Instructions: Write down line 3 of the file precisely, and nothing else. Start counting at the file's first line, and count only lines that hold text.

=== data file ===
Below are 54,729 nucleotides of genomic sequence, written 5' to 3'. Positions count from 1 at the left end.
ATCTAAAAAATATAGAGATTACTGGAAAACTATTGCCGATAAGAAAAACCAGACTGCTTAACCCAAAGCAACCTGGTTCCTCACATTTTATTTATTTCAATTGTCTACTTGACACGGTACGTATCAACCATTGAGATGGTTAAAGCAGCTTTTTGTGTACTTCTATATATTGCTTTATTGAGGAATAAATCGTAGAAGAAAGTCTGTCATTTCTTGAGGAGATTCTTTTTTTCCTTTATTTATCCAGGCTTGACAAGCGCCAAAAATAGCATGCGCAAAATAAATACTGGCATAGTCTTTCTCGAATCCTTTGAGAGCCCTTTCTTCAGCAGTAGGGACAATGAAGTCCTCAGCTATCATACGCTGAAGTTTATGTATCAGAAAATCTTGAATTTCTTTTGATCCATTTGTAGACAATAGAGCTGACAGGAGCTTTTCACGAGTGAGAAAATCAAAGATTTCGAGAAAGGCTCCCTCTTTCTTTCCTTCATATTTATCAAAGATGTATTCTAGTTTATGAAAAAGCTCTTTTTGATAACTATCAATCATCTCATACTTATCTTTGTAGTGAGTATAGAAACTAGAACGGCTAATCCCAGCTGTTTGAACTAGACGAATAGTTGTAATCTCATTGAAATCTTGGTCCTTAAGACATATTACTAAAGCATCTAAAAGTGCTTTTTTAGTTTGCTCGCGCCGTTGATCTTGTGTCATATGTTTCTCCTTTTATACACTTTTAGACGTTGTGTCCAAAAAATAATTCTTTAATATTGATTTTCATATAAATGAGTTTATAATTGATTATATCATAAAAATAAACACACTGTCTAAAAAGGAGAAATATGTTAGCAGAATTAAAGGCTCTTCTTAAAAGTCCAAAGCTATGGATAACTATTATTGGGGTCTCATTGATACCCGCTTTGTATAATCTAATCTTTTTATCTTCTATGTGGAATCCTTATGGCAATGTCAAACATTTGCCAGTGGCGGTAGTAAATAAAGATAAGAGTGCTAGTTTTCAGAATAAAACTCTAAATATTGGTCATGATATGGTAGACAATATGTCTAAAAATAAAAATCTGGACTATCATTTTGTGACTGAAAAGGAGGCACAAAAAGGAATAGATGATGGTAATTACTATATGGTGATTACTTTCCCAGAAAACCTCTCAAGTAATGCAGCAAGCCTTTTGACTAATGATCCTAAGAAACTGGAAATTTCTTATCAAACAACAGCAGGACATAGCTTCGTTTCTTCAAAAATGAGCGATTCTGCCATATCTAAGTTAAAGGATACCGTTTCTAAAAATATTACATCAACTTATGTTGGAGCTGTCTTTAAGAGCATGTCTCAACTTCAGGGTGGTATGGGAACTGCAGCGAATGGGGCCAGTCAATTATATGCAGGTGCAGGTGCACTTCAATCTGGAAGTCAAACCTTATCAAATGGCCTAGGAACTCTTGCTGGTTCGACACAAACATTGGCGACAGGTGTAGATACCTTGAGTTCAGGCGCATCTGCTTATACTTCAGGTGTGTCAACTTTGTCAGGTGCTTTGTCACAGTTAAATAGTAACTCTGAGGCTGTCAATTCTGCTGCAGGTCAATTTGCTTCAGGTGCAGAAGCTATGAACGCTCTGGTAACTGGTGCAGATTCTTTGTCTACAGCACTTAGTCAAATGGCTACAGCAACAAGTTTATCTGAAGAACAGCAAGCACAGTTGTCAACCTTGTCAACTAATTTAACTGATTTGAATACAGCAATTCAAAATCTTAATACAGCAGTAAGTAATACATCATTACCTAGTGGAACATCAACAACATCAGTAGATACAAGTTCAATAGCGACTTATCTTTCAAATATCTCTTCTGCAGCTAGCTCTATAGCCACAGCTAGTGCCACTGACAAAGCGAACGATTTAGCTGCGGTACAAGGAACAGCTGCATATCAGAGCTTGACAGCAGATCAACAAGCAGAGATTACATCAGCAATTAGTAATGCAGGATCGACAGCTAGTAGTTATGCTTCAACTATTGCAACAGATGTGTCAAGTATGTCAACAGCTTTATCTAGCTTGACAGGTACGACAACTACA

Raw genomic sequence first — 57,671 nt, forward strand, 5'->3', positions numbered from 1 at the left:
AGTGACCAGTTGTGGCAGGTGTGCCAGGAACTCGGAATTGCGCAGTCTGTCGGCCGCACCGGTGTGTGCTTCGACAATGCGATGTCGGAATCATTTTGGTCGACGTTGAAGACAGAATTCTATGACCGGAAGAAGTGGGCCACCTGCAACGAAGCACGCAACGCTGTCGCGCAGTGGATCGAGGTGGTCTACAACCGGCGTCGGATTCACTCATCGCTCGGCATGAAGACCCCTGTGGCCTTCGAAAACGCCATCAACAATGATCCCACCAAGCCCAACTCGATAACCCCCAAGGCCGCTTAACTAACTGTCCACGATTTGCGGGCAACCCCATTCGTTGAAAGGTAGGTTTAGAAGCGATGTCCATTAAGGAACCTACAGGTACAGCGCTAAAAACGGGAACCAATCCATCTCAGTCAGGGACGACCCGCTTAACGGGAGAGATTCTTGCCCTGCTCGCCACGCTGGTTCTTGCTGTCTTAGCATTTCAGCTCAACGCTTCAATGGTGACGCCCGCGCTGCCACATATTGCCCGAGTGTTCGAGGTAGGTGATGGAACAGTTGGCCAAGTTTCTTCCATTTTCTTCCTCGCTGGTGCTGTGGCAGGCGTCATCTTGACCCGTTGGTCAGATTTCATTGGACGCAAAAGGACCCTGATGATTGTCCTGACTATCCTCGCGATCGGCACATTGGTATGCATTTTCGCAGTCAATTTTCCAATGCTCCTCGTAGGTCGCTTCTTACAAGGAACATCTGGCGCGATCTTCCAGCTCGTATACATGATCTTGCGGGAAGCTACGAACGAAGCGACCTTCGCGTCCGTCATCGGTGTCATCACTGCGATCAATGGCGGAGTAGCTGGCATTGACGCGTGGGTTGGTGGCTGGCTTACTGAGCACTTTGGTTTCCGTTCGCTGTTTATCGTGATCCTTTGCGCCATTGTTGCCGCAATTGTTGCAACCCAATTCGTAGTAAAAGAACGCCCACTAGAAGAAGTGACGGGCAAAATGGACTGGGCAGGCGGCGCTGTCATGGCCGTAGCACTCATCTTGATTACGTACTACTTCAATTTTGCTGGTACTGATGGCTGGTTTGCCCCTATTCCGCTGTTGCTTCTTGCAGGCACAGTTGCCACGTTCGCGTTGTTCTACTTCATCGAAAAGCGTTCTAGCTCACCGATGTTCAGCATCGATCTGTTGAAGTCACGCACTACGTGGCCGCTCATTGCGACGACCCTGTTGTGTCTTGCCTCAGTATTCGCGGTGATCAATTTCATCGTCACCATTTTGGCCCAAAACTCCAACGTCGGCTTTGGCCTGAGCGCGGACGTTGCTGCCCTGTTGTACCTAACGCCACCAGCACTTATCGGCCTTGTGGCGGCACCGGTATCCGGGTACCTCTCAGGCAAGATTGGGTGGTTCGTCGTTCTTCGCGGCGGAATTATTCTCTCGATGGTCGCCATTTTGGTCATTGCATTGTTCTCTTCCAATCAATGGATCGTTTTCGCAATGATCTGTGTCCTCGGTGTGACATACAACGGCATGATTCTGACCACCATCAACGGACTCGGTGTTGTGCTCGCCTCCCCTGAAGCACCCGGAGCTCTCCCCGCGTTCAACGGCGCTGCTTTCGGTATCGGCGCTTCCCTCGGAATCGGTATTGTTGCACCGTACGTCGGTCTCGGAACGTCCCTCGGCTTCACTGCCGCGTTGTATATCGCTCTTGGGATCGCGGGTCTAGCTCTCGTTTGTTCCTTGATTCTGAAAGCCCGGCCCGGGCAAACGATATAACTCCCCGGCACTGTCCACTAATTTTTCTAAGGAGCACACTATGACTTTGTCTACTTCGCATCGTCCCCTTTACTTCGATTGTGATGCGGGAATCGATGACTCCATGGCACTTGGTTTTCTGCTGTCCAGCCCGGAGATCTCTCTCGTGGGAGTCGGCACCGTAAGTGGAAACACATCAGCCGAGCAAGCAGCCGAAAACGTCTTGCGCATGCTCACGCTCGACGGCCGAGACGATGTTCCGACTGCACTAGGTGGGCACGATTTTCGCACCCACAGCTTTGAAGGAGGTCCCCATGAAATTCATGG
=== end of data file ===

Raw genomic sequence first — 57,671 nt, forward strand, 5'->3', positions numbered from 1 at the left: